Update: now called the "Raw," this helmet will be sold in the States. No price yet, but check RevZilla for all Shark's helmets.
Like the Bell Rogue, this new Shark Streetfighter affixes a plastic face cover to an otherwise open face helmet. But, where the Rogue is styled to appeal to a cruiser audience, the Streetfighter should appeal more to the city/cafe/sports scene and includes integrated goggles.
Like the cover on the Rogue, the Streetfighter's face mask is more about weather and wind protection than it is actual safety. It appears to be affixed to the integrated goggles, providing little to no impact protection as it's not a part of the shell.
We dig the contrasting elastic goggle straps.
Shark describes the Streetfighter as "...an urban biking helmet that combines protection and style." The shell is made from thermoplastic and the goggles are given an anti-fog, anti-scratch coating. The chin strap is a ratchet/buckle affair and there's vents integrated into the top and rear of the shell. Both the goggles and face mask can be removed if you prefer to run an alternative eye protection arrangement.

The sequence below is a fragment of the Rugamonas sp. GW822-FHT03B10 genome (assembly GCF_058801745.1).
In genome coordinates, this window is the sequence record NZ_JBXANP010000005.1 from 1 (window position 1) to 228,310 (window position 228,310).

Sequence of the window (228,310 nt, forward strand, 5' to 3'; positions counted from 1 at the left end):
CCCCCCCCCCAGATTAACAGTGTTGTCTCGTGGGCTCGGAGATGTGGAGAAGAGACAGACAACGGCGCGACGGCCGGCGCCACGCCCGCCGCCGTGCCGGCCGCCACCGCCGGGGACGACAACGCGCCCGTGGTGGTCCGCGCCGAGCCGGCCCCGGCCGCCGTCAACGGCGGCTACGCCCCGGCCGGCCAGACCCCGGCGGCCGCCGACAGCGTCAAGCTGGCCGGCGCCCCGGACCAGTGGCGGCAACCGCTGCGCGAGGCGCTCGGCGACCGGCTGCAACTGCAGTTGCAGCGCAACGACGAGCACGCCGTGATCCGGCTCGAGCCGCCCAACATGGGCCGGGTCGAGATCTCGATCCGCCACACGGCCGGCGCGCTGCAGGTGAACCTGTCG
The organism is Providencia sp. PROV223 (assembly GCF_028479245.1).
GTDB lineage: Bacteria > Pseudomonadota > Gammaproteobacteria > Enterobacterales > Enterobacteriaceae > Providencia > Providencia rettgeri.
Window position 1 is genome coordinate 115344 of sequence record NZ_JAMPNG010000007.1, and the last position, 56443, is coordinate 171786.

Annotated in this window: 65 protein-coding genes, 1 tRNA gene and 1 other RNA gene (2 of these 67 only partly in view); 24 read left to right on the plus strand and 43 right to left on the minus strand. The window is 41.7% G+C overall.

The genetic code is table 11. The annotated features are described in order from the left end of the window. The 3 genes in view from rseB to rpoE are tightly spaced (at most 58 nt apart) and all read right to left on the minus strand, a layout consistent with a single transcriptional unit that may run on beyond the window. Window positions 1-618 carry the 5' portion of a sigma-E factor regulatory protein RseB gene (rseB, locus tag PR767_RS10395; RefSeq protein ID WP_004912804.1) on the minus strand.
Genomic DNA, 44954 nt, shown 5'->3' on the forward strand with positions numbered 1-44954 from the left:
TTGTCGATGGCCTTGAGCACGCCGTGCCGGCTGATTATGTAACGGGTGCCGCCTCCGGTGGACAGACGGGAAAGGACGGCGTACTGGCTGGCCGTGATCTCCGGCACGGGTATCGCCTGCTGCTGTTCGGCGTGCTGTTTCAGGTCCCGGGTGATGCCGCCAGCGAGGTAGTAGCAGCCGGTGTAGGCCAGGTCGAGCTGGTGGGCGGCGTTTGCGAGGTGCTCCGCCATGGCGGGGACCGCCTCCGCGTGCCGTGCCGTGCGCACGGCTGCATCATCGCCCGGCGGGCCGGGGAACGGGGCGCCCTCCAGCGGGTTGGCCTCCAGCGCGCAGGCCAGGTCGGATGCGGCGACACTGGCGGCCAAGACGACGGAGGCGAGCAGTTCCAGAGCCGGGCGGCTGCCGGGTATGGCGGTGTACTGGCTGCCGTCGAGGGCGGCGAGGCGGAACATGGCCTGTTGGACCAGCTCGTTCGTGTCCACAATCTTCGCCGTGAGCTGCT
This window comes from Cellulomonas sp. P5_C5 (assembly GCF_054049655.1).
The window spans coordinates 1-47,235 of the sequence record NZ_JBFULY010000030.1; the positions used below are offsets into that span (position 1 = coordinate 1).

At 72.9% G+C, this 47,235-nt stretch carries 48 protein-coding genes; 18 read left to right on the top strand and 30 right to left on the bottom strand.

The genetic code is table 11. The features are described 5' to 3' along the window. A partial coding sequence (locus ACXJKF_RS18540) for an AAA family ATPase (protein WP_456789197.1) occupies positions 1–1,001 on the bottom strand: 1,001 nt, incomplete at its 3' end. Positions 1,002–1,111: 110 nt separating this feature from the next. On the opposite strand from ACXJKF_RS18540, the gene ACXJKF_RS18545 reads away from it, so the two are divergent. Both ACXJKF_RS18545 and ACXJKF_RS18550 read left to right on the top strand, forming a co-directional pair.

A study Dietmar Otte conducted into motorcycle safety found that 40 percent of all impacts to helmets occur in the face area.
While the inclusion of a mask may seem odd to you, an experienced rider that makes intelligent choices about safety gear, its appearance on new helmets from two major brands indicates that it could work as sort of a halfway house for inexperienced riders not yet indoctrinated into the full-face continuum. Many new-ish riders feel uncomfortably hemmed in by a chin bar or are simply uncomfortable with the way they look. Helmets like these address those concerns while moving those riders towards a full-face design. Someone may wear one of these now, become comfortable with the idea of having their face covered, then drop dime on a fancy full-face in the near future.
The Streetfigther will retail for around $300 when it goes on sale in Europe. American availability is uncertain.